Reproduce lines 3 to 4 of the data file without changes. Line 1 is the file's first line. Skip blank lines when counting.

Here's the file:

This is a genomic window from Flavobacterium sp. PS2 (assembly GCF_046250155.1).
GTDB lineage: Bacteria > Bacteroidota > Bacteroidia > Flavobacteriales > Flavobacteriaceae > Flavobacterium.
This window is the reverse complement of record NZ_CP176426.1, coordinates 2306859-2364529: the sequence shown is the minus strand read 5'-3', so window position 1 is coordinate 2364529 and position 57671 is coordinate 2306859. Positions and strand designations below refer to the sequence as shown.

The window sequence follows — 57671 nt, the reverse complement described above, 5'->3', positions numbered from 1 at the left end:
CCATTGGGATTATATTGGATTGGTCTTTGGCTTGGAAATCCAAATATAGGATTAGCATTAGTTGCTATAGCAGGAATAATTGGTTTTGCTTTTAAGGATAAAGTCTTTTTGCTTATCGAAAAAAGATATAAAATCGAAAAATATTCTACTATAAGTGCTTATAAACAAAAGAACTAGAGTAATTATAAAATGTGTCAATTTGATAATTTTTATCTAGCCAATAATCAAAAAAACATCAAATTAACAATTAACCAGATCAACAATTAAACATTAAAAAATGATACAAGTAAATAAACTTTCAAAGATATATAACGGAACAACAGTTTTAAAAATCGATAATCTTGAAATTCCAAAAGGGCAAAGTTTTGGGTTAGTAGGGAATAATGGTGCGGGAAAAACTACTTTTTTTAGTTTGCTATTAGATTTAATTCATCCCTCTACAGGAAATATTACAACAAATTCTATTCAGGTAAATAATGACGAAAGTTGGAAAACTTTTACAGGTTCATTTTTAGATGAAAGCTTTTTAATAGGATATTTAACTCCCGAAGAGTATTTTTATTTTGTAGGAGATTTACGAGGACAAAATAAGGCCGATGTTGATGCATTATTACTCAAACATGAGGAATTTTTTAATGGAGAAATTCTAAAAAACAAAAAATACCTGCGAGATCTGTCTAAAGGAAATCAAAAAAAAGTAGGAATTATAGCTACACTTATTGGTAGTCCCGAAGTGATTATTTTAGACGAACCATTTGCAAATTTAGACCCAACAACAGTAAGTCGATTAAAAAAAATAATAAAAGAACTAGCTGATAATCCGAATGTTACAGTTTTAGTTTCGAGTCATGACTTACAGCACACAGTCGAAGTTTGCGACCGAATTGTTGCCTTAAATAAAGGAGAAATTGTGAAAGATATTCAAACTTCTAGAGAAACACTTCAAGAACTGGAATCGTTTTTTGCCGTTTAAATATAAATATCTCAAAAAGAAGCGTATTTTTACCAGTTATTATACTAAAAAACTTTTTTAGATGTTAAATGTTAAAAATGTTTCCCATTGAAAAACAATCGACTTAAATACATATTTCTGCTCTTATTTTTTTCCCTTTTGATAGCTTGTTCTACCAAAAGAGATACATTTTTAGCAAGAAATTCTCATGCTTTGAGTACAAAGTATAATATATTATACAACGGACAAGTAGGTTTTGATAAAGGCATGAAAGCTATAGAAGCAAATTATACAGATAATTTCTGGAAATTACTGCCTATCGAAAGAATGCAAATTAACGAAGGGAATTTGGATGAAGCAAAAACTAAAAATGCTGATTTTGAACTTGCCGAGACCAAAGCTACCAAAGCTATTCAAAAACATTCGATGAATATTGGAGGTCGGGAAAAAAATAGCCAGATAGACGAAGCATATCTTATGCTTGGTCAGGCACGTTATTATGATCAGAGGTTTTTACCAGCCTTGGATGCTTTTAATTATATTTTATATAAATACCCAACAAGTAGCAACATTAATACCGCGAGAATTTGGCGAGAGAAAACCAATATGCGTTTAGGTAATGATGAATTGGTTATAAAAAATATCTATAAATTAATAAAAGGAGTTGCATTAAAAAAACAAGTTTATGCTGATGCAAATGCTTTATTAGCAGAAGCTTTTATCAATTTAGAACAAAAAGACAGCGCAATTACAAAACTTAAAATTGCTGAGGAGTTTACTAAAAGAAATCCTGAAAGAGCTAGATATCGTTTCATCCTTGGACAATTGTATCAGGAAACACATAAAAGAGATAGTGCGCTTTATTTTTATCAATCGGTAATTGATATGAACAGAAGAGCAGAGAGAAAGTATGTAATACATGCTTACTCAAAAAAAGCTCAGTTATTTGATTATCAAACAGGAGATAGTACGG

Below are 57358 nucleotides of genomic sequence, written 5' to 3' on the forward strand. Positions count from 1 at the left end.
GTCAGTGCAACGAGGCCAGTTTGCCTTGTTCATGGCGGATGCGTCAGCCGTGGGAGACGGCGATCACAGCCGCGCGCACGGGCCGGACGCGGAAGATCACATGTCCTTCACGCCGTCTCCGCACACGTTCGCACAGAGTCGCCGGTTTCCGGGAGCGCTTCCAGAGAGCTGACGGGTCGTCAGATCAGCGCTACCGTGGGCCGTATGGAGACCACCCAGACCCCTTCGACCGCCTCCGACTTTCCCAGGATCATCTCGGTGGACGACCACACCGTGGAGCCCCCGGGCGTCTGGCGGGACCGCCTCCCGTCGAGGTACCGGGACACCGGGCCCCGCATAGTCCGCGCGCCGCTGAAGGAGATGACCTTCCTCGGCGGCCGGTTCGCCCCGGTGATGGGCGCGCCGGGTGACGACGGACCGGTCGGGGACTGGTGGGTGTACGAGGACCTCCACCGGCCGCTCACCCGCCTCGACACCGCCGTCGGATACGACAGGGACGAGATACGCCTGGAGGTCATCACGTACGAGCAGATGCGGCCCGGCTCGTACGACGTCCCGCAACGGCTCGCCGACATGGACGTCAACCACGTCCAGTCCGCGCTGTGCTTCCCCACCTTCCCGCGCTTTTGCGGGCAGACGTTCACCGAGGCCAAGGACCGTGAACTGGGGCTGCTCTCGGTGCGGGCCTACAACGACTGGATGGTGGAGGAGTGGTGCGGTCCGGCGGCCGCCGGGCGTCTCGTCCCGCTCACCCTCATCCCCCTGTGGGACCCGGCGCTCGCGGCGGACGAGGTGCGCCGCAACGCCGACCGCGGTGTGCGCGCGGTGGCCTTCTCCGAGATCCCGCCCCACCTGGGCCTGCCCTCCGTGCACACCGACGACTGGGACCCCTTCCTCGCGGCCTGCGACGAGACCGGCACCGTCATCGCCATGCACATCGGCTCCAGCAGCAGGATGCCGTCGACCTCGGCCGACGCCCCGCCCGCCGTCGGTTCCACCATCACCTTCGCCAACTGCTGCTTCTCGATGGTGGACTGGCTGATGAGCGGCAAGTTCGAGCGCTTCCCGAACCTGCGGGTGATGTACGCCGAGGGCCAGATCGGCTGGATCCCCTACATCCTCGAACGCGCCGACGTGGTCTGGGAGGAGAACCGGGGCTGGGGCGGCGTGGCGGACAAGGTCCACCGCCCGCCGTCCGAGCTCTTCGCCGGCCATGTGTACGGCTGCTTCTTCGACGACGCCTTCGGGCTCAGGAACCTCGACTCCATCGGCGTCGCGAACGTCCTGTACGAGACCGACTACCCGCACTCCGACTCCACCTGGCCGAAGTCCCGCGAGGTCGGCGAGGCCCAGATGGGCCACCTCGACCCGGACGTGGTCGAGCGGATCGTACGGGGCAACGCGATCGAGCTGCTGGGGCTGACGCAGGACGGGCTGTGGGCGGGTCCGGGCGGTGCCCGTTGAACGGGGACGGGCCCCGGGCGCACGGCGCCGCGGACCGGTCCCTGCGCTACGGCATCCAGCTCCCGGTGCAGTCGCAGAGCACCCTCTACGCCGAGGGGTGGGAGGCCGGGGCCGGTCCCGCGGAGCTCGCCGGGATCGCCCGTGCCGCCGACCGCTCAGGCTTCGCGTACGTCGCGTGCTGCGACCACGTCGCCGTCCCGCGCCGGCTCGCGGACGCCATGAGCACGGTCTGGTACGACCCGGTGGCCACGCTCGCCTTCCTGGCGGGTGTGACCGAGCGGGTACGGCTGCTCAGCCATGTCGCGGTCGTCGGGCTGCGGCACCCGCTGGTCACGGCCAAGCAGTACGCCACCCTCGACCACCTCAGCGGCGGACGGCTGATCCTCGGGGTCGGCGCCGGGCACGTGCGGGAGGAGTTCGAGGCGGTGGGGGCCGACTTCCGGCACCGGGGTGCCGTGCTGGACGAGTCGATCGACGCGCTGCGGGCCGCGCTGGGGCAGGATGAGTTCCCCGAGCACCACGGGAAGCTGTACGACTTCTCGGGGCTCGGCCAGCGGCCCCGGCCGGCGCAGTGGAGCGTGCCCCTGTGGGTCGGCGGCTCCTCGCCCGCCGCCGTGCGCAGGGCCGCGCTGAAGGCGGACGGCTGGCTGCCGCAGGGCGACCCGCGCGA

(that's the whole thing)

This window is the reverse complement of record NZ_CP176426.1, coordinates 2306859-2364529: the sequence shown is the minus strand read 5'-3', so window position 1 is coordinate 2364529 and position 57671 is coordinate 2306859. Positions and strand designations below refer to the sequence as shown.

The window sequence follows — 57671 nt, the reverse complement described above, 5'->3', positions numbered from 1 at the left end: